Italian-born composer and performer Valerio Cosi is a musical voyager. Starting as a drummer and then incorporating his saxophone skills into his electronic performances, Cosi released an endless stream of solo records and collaborations in the past decade with several labels (Digitalis Industries, Porter Records, Last Visible Dog, Type, Preservation, Small Voices/A Silent Place). His musical work sees him as a multi-instrumentalist who mixes a rare blend of psychedelia, electronica and improvised jazz with significant elements of krautrock, ethnic and industrial music. His latest works have been published on his own imprint called Dreamsheep. Valerio Cosi performs live with his saxophone/drum machine/electronic setup, working extensively over many years solo or with other artists. He was also invited by Dan Snaith to open for Caribou's European Tour in 2008. Valerio has collaborated live with Steve Noble, Thollem McDonas, Bill Kouligas, Makoto Kawabata, Os Loosers, Ginevra Nervi, Midori Hirano, Jay Glass Dubs and more.
The Aqueduct Walk is a 34 minute long piece of music that draws inspiration from my long walks in the countryside of my native place – Southern Italy; in fact, it is a work specifically conceived for people who want to surrender to a peculiar musical experience while walking alone (or in good company) – surrounded by landscapes and so on. Moods always change and several themes and parts are all intertwined, repeating themselves or morphing into something else – due to its complex and multifaceted nature, it seems to me that The Aqueduct Walk may be (in some funny ways) a prog suite for the 21st century electronic music lover. I was very much inspired by Cluster, early Battiato, Jane Siberry, Tangerine Dream, Tim Hecker, Joanna Brouk and Jim O’Rourke’s The Visitor. Lots of synths and soundscapes on the forefront, but there’s always, and unexpectedly, much more with the instrumentation throughout the whole album.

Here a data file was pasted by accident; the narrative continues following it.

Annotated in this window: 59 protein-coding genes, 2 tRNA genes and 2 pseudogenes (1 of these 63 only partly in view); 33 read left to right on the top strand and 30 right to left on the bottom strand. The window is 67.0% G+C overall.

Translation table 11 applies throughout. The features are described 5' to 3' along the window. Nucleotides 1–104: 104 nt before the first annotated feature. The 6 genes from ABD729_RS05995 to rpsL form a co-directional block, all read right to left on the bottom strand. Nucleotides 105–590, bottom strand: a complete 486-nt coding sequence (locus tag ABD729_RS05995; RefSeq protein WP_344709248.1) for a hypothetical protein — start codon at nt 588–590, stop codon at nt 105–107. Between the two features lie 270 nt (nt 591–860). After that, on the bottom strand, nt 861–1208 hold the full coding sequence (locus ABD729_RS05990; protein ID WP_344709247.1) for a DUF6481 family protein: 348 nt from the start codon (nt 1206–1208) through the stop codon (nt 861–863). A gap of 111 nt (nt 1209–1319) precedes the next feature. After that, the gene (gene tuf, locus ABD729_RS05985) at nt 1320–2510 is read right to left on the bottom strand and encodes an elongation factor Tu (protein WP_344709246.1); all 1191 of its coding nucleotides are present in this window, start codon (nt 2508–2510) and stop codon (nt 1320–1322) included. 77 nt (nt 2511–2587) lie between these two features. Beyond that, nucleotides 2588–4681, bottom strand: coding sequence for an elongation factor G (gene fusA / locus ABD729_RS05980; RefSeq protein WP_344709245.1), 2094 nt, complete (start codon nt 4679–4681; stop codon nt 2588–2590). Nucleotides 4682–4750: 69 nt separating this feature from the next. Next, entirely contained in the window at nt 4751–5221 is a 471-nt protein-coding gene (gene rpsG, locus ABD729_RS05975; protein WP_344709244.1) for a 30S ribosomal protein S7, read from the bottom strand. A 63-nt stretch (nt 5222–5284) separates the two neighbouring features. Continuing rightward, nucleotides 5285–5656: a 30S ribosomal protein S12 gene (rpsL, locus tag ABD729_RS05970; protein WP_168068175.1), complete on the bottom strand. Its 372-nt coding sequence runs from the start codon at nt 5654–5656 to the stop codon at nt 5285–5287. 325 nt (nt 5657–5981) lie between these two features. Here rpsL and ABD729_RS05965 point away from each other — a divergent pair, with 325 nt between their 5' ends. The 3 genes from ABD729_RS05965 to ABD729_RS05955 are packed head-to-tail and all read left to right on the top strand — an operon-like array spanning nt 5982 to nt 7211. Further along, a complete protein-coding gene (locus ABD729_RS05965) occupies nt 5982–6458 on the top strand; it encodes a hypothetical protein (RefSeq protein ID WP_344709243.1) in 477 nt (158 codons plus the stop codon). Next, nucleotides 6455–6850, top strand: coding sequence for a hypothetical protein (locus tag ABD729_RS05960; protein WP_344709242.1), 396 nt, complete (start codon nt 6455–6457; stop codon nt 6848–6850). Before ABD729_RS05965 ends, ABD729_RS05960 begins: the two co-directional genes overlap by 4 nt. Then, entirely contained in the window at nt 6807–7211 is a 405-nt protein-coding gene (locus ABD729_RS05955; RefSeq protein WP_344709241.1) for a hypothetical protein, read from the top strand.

The more I get older, the more I understand that I really love sounds. But contrary to John Cage’s approach and feelings about them, I tend to treat them as psychological elements and I love to stretch them, modify them, making them unrecognisable. I love deep listening because it helps to connect better with our minds and with sounds – you can also see how many ambient and sleep concerts seem to pop up in big spaces and in big cities. I don’t think it’s another new-age-y kind of trend, because you can witness lots of people surrendering to the unknown there… and when this happens, their subconscious state suddenly starts to prevail. People are searching more and more for this kind of communal experiences that involves deep listening. It doesn’t matter if it’s Morton Feldman, Phill Niblock, Taj Mahal Travellers or Annea Lockwood. It is the experience of leaving everything behind and going into places with sound that seems so appealing and beautiful to many people. This is why Longform Editions is also doing a crucial job in this very specific field.